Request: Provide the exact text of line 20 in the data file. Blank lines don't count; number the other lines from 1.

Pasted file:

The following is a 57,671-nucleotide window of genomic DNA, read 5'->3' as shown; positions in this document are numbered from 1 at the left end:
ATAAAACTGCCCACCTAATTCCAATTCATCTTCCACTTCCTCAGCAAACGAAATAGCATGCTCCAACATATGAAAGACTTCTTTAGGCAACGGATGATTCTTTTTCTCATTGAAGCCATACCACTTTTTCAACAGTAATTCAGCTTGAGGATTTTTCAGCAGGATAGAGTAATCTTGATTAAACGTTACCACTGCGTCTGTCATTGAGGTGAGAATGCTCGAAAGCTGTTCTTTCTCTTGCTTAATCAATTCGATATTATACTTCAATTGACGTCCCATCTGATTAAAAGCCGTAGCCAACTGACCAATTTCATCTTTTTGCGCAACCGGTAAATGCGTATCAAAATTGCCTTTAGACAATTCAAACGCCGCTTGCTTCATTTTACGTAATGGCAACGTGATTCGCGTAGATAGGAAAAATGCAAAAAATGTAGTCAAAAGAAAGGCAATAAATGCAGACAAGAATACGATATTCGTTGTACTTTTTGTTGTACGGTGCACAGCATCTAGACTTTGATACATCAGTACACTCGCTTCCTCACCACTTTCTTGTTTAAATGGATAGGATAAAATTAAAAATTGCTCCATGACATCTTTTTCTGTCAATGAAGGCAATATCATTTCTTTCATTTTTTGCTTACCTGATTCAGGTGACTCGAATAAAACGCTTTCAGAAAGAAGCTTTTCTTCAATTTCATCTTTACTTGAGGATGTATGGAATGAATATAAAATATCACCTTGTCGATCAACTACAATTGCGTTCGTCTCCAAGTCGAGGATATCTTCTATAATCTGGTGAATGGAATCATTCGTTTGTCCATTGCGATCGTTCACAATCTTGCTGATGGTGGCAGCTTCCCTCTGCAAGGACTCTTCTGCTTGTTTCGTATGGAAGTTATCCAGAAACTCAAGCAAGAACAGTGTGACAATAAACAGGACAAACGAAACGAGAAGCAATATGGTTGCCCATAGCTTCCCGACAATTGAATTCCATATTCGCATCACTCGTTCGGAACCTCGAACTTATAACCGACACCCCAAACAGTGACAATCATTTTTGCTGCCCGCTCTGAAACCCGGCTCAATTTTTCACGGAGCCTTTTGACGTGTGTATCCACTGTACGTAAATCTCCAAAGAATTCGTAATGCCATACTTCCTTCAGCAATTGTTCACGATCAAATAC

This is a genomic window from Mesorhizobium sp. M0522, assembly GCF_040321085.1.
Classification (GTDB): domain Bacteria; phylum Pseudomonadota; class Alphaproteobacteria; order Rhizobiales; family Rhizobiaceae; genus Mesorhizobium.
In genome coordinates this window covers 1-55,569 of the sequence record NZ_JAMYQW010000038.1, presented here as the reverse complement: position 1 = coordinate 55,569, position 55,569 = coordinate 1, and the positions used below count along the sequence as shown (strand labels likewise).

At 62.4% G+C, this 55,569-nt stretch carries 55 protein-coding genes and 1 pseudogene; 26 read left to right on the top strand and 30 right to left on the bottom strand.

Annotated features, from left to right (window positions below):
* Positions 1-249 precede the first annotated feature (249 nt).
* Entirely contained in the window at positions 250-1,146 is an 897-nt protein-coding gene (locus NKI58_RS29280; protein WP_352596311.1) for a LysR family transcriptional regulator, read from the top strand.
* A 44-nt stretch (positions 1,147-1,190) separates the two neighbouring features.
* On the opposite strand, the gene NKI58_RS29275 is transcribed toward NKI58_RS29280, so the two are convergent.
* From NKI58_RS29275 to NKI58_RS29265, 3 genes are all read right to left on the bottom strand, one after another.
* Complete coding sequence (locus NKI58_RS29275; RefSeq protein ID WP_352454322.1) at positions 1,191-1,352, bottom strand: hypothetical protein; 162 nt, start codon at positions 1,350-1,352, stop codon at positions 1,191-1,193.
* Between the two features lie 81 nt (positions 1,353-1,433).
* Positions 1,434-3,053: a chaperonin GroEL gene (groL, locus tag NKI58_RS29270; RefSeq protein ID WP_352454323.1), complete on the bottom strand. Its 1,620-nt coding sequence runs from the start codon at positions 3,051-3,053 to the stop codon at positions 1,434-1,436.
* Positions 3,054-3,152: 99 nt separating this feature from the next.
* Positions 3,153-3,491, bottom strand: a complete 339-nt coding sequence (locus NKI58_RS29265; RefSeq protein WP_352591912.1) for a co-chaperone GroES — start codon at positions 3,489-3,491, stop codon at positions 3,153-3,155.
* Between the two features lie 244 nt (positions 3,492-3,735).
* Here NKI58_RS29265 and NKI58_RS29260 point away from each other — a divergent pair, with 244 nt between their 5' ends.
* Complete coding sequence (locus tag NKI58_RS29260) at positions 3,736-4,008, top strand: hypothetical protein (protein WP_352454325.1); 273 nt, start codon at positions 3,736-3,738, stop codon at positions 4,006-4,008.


* Complete coding sequence (locus tag NKI58_RS29260) at positions 3,736-4,008, top strand: hypothetical protein (protein WP_352454325.1); 273 nt, start codon at positions 3,736-3,738, stop codon at positions 4,006-4,008.